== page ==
Beppi Polese Dies: The Godfather Of Italian Cuisine

The godfather of Italian cuisine has died: Beppi Polese. He was age 90.

Oh, if those restaurant walls could talk – the decades of stories!  Beppi’s Italian Restaurant was founded in 1956 by Beppi and his wife Norma. The family still owns the restaurant, and son Marc still runs the establishment today.

Beppi’s is the very first Italian restaurant opened in Australia.

Today, as part of the CIRA (Council of Italian Restaurants in Australia) lunch meeting I attended as committee member (from Euro Concepts and The Wog With The Grog), the committee were set to present a special plaque to Beppi Polese.

Sadly, he died overnight – peacefully, in his sleep.

My father Claudio worked at Beppi’s in 1968 and 1969. The stories he tells are too numerous to mention here. Suffice to say, they are as plentiful as they are colourful, harking back from an era where Italian waitstaff and chefs and kitchen hands saw equally colourful clientele dine at the venues, and the glory days of a very new cuisine into the country meant a captive audience, ready to eat up all that was on offer, in every way.

Stories of a close camaraderie between staff, which meant that while the customer was always right, the boys always stuck together.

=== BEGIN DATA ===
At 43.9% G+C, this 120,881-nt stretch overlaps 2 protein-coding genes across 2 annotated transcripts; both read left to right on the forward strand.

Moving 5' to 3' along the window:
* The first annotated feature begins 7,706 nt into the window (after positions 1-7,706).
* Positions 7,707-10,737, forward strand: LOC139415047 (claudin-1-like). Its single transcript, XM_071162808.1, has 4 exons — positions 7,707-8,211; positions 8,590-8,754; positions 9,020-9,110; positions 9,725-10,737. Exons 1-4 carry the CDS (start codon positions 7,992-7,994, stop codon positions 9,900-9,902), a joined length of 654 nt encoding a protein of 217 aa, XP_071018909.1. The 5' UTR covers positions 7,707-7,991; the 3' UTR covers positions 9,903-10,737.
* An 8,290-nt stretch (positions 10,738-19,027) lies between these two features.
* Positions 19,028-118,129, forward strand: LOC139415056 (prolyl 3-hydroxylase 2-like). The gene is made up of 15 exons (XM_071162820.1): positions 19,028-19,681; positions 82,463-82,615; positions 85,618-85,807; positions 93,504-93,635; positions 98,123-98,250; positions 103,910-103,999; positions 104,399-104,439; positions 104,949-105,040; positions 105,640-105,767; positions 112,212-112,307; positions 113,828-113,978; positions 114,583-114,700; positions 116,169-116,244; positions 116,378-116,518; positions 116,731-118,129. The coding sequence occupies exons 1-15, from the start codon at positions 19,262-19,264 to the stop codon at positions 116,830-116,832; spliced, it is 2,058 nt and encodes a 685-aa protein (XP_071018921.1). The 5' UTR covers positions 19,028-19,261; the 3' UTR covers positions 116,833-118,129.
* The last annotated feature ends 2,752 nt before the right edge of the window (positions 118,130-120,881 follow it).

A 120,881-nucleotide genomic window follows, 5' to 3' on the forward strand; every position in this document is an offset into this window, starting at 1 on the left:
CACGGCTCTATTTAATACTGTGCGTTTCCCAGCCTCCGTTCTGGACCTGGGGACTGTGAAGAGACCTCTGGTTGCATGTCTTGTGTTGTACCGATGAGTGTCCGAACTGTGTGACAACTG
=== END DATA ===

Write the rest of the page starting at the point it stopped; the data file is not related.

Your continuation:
The article by Damien Murphy in http://www.smh.com.au is accurate in its description of the man:

Beppi Polese a founding father of Sydney’s long love affair with Italian food, has died on the eve of his famous Yurong Street restaurant’s 60th anniversary.

In a statement, his family said what mattered to Beppi was food, family and friends and his restaurant was his gift to Sydney.

“At the restaurant he so lovingly built and the clientele he so loyally served, Beppi Polese was a great man; exceptional yet humble, traditional yet refined,” the statement said.

“He has served everyone from sitting prime ministers to Hollywood and rock royalty.”

The journalist David Dale co-authored the book Beppi: A Life in Three Courses and won the 1983 Walkey award for feature writing with his story The Italian Waiter Conspiracy which portrayed Beppi as the prime mover in the rise of Italian food in Sydney.

“He was a true pioneer,” Dale said. “A hard task-master, a perfectionist. When I interviewed him, the first thing he wanted to know was what other restaurateurs thought about him: ‘Did they say I was a bastard?’. I could but agree”

Read the whole SMH story here.

Here is his book cover, from ‘Beppi: A Life In Three Courses’.

beppi polese book

Story: Robert Dessanti

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